No visit to the small village north of over-touristed Benidorm would be complete without paying homage to the ocean and its important role in Calpe’s economy. We began our day by taking a tourist train ride from our hotel, Gran Sol y Mar, to the port nestled just below the Peñón Ifach. The sun glittered off of the water as we were herded into the humble building labeled LONJA DE PESCADO.

This isn’t my first trip to the fish rodeo: for my friend Hayley’s 26th birthday, we had lunch at El Tintero, a seaside restaurant where you shout for your food as the white-and-black-clad waiters bring around whatever they’d caught that morning. In Calpe, the subasta, or auction, begins around 6pm when all of the fishing boats come in. Fish stink permeated my consciousness far too early in the morning, but as soon as the local fisherman began passing out the remotes that were to be used to bet, I could feel my pulse quicken.

 As the daily catch came down the belt, I craned my neck to see what was in the crates. On the screen, the name of the fish, its weight and the number of buckets to be expected, and a camera affixed at the end of the belt gave us a real-time view of the seafood passing underneath it.

I watched in horror as the prices climbed upwards. “Coño!” the Novio shouted, “I think our machine is broken!” The alarm sounded again, and the boss informed us that he was putting a cap on what we could spend for the next round. We were to pass along our remotes to others and watch the process repeat itself.

After we’d had two rounds of betting on everything from octopus to crabs to lenguado, Mundo Marino treated us to a catamaran ride around the Peñón with a glass of champagne and then it was back to dry land for fried seafood and a paella contest. We sampled half a dozen different types of the rice based dish, all cooked by different restaurants around the port and served up with homemade alioli.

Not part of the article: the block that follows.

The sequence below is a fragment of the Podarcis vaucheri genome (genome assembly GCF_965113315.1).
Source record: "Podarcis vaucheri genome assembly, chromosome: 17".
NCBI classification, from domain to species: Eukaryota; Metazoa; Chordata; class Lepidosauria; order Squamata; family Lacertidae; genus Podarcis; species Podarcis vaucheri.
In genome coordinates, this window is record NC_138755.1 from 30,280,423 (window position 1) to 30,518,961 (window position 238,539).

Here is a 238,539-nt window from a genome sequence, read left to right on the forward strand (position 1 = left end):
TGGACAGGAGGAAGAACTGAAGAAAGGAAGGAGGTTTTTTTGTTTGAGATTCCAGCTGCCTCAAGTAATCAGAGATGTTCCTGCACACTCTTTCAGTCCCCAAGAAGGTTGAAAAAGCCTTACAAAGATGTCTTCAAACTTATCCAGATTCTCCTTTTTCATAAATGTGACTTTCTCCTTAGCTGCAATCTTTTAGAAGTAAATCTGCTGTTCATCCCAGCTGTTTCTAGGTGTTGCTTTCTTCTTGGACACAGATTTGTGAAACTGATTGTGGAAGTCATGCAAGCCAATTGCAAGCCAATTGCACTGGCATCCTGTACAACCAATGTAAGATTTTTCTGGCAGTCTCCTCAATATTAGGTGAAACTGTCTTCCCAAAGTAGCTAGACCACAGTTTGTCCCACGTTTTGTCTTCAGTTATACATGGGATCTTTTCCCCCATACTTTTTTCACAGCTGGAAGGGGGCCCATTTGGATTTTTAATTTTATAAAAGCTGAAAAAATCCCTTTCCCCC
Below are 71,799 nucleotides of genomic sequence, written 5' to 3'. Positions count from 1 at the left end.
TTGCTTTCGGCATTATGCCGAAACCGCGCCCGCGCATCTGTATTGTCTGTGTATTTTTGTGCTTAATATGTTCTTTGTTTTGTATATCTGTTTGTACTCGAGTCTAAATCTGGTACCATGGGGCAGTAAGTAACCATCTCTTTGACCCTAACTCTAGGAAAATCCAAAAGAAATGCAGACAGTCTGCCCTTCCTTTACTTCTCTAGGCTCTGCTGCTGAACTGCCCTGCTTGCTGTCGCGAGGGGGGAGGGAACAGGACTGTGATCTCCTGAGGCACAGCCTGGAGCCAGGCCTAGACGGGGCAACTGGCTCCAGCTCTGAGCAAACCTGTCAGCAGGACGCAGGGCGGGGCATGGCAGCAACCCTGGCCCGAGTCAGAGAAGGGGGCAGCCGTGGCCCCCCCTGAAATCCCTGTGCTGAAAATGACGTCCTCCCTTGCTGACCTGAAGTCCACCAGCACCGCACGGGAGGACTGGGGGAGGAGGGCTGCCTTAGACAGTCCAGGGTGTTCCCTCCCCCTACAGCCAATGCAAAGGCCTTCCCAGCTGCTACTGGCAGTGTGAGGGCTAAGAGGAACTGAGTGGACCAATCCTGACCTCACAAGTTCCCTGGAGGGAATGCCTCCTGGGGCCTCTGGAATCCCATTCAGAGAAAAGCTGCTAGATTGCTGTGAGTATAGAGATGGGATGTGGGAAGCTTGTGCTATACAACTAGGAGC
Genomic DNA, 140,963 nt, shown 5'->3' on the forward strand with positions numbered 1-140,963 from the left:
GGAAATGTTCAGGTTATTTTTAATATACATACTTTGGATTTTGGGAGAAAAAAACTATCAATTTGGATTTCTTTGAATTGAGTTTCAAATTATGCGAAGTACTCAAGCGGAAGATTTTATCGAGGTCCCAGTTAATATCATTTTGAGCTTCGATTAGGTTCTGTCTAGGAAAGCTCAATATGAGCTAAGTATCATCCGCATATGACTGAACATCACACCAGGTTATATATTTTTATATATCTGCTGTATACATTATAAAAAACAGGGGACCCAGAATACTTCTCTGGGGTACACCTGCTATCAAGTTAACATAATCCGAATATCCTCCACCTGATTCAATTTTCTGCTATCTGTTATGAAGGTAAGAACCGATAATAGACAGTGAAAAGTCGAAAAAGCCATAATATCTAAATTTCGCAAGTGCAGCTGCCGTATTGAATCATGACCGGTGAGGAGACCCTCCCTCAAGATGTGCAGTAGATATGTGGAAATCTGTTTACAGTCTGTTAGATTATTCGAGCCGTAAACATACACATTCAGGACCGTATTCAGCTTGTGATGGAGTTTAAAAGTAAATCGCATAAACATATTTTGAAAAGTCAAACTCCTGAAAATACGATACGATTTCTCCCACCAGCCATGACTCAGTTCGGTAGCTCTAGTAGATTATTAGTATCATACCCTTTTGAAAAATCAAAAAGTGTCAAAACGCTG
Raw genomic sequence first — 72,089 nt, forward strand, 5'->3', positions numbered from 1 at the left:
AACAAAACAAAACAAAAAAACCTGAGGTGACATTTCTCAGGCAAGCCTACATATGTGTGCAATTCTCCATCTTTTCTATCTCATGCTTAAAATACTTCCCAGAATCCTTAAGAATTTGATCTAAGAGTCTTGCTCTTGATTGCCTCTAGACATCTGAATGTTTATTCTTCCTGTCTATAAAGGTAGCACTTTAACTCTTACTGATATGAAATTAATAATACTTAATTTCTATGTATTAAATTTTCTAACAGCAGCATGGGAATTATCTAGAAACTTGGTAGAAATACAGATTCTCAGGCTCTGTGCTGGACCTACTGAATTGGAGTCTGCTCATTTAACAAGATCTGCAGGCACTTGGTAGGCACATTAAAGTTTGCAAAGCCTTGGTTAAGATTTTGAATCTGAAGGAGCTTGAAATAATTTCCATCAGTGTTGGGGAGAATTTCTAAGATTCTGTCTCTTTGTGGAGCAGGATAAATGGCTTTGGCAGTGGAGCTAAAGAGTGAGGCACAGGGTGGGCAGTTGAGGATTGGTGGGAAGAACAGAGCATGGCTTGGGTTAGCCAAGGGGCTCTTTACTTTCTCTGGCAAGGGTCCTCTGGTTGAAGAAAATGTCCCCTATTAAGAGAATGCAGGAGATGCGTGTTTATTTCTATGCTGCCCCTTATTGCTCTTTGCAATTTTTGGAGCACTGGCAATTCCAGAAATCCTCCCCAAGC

…and now the Novio is beginning to understand my world.

If you go: The Lonja de Pescado de Calpe is located at the foot of the Peñón Ifach on the Esplanade. Look for the fishing boats, the long nets and the smell of freshly-caught fish. The building can be visited from 16h to 19:30h, and the subasta happens around 6pm, once all of the boats have returned with their daily catch.

Many thanks to Calpe Tourism Board for their invitation to #Calpemocion, and their generosity when it came to feeding, housing and entertaining us. For more information about my weekend of san, surf and seafood (with my own opinions, claro), check out all of my Calpe-tagged posts.

Seville Snapshots: El Peñón de Ifach

Round the N-332, I caught my first glimpse of the dramatic Peñón de Ifach. In all of the research I’d done on Calpe, the 332-meter high rock face seemed to loom everywhere – and we found that to be true once we’d settled into this sleepy fisherman’s town on the brink of touristic glory. Our hotel room at the Hotel Solymar had sweeping vistas of the bay and of the rock, we sailed around it on a catamaran and tasted paellas and fidueas in its shadow in the afternoon. Its size and sturdiness meant that Sunday’s paddle surf lesson would be on calm waters.

It’s the Giralda of Calpe, its most recognizable symbol.

Ifach, pronounced Ee-fahk, is nowadays a bird and wildlife refuge, a last little hiccup of the Cordillería Betica that stretches across much of Andalucía and Murcia. You can visit the Peñón daily from sun up to sun down, and well-marked trails and climbing are available.

Author’s note: I was a guest of the Calpe Tourism Board on their annual blog trip and digital media conference, #Calpemocion, and will be reporting for The Spain Scoop. All opinions are my own because, ya sabéis, I like to give them.